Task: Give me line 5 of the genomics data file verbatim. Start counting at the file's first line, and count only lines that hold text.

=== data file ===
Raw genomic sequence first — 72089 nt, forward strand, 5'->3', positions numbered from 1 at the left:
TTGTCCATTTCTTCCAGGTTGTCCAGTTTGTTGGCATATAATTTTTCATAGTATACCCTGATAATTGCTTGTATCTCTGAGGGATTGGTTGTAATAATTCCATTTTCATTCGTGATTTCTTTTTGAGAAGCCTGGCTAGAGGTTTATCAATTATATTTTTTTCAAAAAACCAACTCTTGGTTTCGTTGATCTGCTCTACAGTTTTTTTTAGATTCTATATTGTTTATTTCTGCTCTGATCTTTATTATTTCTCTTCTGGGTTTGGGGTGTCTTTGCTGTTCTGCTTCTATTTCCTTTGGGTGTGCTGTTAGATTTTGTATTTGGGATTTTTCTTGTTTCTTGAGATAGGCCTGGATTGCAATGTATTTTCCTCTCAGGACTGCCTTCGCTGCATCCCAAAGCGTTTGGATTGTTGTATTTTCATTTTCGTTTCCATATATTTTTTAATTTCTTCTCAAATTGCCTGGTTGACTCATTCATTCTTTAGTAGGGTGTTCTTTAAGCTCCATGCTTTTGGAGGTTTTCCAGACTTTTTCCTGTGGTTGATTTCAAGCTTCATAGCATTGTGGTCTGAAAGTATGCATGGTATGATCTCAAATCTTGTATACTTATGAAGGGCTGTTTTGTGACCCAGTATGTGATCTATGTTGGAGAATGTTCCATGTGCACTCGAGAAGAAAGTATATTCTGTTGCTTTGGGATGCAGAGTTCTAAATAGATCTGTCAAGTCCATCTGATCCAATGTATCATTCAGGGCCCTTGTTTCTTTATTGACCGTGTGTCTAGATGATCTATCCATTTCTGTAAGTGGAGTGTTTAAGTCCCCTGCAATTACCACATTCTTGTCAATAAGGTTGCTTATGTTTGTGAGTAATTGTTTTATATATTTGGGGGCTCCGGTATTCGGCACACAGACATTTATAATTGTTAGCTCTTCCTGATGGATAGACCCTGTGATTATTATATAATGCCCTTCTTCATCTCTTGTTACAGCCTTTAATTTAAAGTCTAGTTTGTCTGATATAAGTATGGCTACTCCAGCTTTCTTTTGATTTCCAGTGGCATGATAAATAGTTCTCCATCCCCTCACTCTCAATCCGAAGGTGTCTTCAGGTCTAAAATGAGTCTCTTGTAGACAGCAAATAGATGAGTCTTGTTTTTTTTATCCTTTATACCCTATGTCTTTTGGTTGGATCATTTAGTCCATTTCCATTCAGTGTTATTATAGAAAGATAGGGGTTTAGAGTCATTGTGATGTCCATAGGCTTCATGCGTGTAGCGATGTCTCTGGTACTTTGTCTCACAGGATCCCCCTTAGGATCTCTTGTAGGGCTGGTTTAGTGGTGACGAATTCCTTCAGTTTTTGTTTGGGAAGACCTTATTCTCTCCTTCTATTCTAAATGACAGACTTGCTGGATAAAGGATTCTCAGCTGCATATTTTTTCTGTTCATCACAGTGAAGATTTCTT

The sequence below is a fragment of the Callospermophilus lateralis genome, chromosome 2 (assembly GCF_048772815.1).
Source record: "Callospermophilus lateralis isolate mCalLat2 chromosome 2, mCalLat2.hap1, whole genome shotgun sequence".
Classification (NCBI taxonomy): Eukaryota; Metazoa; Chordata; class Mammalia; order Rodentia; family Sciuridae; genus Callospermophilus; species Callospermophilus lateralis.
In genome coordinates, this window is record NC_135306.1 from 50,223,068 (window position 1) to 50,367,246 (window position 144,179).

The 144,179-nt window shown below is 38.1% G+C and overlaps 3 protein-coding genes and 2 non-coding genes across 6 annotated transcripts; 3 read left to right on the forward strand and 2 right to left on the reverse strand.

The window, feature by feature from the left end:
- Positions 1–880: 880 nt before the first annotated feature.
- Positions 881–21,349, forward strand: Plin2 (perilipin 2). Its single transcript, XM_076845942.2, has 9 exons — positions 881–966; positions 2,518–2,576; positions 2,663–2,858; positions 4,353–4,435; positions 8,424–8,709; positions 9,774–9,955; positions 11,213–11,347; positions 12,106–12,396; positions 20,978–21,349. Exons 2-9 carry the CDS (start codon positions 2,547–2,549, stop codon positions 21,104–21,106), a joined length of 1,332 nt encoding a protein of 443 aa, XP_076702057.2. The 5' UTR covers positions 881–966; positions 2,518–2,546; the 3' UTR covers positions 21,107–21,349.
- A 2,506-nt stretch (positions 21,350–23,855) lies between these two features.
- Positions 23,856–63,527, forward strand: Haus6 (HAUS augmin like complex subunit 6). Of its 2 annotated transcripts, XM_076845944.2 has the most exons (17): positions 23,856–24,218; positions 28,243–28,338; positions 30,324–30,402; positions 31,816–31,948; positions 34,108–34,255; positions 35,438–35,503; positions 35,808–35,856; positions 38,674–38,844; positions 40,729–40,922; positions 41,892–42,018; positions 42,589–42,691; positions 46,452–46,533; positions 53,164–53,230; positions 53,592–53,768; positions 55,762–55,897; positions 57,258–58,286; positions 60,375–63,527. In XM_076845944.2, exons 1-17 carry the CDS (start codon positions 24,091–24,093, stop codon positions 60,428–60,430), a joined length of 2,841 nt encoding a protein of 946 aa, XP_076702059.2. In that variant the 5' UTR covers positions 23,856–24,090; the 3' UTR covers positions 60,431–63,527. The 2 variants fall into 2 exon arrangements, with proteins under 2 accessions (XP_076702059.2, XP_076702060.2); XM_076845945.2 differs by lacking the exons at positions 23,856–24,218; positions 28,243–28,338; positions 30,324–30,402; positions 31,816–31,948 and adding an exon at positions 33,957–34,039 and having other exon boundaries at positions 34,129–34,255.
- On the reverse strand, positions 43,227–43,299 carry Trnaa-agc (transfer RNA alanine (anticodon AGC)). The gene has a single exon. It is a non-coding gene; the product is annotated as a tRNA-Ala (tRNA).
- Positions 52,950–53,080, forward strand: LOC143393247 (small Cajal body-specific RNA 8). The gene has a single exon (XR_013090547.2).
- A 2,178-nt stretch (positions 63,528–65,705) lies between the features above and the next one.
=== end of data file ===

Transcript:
Classification (NCBI taxonomy): Eukaryota; Metazoa; Chordata; class Mammalia; order Rodentia; family Sciuridae; genus Callospermophilus; species Callospermophilus lateralis.